Clinton Global Reading List
Posted by Heather Hurlburt
I've been away for a week working as a table facilitator at this year's Clinton Global Initiative. Sadly, we sign a non-disclosure agreement as a condition of participation, so I can't blog about it. Instead, I'm going to recommend a few books and presentations from the most impressive speakers I heard -- all focused around poverty alleviation, the track I worked in. Think of it as your chance to get the CGI experience in your own home, without the risk of running into Richard Branson in the men's room.
Hands-down the most impressive person I encountered was Ashraf Ghani, the former Finance Minister of Afghanistan and now head of the Institute of State Effectiveness (and chancellor of Kabul U.)
He has a book coming out -- The Framework: Fixing Failed States. Meanwhile here's his "Agenda for Harnessing Globalization" (his co-author and partner at the Institute for State Effectiveness, Clare Lockhart, is also very impressive). And this 2005 video gives you a great flavor of his eloquent and informed but also very direct critique of how foreign aid is given, including this line:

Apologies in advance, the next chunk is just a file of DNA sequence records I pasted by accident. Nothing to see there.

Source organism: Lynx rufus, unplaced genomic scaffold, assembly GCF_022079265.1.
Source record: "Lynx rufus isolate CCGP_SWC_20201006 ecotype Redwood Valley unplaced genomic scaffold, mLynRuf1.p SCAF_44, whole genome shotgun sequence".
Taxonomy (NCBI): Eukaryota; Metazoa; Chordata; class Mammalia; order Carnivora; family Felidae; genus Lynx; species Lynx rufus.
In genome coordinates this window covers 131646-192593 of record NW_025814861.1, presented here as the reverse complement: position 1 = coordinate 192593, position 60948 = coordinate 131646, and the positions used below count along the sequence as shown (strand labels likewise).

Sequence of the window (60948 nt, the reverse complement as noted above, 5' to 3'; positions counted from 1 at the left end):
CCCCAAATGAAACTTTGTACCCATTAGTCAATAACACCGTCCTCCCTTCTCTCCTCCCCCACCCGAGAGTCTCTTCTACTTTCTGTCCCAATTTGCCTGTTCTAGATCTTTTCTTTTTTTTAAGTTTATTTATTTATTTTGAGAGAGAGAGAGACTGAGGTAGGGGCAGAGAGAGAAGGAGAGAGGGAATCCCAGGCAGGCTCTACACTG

"Technical assistance is the worst form of the ugly face of the developed world to the developing world."
Paul Collier, the Bottom Billion author, was on the same panel. I was wondering whether he would be someone more interested in goring sacred cows than effective change, but in fact he was also very good -- provocative but not just for the sake of being provocative.
In fact, I see that his book garnered raving reviews from the right (Niall Ferguson here) and the left (the Guardian's Heather Stewart here). Nice work. It would be fun to compare the two reviews in more detail and try to decide whether there's some new emerging consensus... although I cynically suspect that the consensus would be that the elites are tired of the mass anti-poverty campaigners and happy for excuses to bash them.
Meanwhile Amartya Sen has a new book called Identity and Violence. (Podcast here.)